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From left Choptank Electric Cooperative Manager Government Affairs Matthew Teffeau, Choptank Electric Cooperative Vice President of Government Affairs & Public Relations Valerie Connelly and Choptank Electric Cooperative Board Chairman Jeff Rathell discussed broadband at the recent Talbot County Council meeting on Tuesday, Oct. 8.

EASTON — Choptank Electric Cooperative representatives spoke at the Tuesday, Oct. 8, Talbot County Council meeting about Choptank’s initiatives and the lack of broadband service in rural areas.

Choptank has a desire to bring high speed, fiber internet service to homes, farms and rural businesses to attain the standard of connectivity in Maryland’s more urban areas. In Maryland, 36% of residents lack internet service that meets Federal Communications Commission (FCC) standards, and 22% of Talbot County residents do not have adequate internet broadband service.

In Talbot County, there are 7,496 meters on the Choptank electric grid. Choptank delivers electricity to 54,150 customers in nine counties on the Eastern Shore.

Choptank will be talking a bill to the Maryland General Assembly in January with hopes of bringing high speed, fiber internet service to local, rural areas.

“We believe the Eastern Shore Delegation will be sponsoring it as a delegation and we are trying to position it as a local bill addressing a local problem with a local answer,” Choptank Electric Cooperative Vice President of Government Affairs & Public Relations Valerie Connelly said

Connelly said it is important to bring high speed, fiber internet service because there are currently 11,834 businesses on the Eastern Shore. She discussed how broadband can benefit Telemedicine, by solving healthcare shortages. She said agriculture is critical to the Eastern Shore, and high speed internet to run modern equipment will improve yields while reducing nutrient use, helping Choptank Electric meet their Chesapeake Bay Restoration Goals.

Choptank said the high speed internet will enhance education opportunities with dual enrollment, complete homework, check grades and lunch accounts. The workforce development will be enhanced with features including online training and job search.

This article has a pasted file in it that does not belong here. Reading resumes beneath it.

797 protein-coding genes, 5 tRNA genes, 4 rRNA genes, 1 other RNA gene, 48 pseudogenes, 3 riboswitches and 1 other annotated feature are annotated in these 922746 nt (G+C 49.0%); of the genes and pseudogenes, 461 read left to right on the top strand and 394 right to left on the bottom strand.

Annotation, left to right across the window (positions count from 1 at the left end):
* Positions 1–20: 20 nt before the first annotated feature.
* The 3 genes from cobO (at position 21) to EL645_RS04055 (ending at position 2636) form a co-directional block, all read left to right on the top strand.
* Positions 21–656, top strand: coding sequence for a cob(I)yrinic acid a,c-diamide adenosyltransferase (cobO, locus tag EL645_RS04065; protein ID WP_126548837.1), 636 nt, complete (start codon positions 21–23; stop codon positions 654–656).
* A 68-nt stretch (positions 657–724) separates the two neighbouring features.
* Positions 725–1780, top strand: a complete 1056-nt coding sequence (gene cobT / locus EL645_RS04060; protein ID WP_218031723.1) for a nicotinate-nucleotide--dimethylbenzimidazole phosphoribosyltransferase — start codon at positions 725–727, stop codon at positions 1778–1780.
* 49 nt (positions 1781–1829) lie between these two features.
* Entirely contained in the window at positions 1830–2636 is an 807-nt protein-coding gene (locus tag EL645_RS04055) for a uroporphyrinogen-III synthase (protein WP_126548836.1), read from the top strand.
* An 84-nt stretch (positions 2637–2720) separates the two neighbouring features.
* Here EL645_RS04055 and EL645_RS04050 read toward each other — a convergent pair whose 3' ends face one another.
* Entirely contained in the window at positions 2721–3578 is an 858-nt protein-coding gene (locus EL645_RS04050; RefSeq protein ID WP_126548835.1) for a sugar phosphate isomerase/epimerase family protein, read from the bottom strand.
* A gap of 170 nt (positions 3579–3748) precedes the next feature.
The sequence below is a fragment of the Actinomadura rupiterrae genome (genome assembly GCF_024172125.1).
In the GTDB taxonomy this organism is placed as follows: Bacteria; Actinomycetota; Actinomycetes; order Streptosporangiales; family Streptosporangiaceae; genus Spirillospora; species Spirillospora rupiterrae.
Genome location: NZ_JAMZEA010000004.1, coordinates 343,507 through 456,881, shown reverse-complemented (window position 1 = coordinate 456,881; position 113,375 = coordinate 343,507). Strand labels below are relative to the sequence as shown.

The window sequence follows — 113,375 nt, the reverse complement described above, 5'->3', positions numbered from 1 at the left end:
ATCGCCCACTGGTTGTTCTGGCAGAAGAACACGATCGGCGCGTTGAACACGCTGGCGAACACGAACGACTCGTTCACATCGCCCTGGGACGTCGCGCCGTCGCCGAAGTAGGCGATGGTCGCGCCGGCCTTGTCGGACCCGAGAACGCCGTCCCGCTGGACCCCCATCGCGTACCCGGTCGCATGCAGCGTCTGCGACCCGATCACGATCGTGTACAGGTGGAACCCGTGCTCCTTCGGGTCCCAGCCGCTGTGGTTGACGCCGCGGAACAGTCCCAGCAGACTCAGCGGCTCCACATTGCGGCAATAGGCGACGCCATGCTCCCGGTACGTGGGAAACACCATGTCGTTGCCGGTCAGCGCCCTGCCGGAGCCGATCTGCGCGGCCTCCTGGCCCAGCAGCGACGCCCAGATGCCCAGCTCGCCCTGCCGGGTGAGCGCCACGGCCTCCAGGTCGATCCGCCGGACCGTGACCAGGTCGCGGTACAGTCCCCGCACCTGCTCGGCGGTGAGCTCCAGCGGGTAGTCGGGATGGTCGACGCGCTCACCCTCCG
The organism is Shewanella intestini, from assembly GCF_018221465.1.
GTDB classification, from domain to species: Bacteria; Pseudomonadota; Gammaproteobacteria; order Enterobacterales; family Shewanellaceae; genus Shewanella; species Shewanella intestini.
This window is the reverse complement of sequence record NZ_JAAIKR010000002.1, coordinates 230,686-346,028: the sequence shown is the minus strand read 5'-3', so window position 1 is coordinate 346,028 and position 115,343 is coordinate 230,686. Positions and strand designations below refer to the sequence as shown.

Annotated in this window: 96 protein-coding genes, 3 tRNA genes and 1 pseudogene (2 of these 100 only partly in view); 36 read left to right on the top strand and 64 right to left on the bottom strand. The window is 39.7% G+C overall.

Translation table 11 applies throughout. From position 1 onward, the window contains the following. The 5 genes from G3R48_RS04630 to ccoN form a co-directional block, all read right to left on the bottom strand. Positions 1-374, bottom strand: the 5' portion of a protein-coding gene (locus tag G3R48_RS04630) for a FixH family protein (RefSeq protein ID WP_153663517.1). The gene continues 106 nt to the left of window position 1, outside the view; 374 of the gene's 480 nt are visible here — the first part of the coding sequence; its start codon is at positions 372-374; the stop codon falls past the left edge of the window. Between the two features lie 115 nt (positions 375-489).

Choptank Electric Cooperative owns 6,290 miles of power lines with 650 miles of middle mile fiber serviced by 160 full-time employees. If authorized, they can leverage existing assets and staff to deliver service. If authorized, they can immediately seek federal grant funding that will be available to deliver last mile broadband service.

If authorized, Choptank can use their economy-of-scale to bring the most efficient and economically viable broadband service to their members. Member regulation will allow the customers/owners of Choptank to decide whether to run broadband fiber to all homes and businesses in rural areas. There is also an option to wait for one of the big companies to offer service once they reach the density of 12 homes per mile of wire, which according to them, is unlikely.

They can also use the equity in the not-for-profit cooperative they built to deliver the “last mile” infrastructure of broadband they need now. Finally, they can compete for their fair-share of $20 billion the FCC will distribute next year, with a preference for them to deliver broadband to rural areas.

During the meeting, Connelly said that Choptank Electric Cooperative is currently drafting a letter of support for Talbot County Council that is expected to be prepared by mid-November.

“I agree the identification of the problem is spot on because I heard the same thing all over the county, and this is one of the pressing issues of our day,” Talbot County Council Member Pete Lesher said. “Our solution of this is going to define our generation. Thank you for the role you are laying and facilitating, you are playing an important role in the resolution.”

Talbot County Council President Corey Pack shared the same sentiment as Lesher seeing the need for the utility. He is looking forward to receiving the letter of support.

“It is good that Choptank has seen that it is a need for that utility to be to the unserved and underserved community,” Pack said. “We are also working with Easton Utilities to look at the same thing because this council realizes that it is a utility and that being such a person to allow businesses for their home or to communicate from your home, you need the ability to do that. We will wait to hear back from you. Mr (Anthony) Kupersmith will look over any documentation you guys send to council.”

For more information, visit www.choptankelectric.coop.

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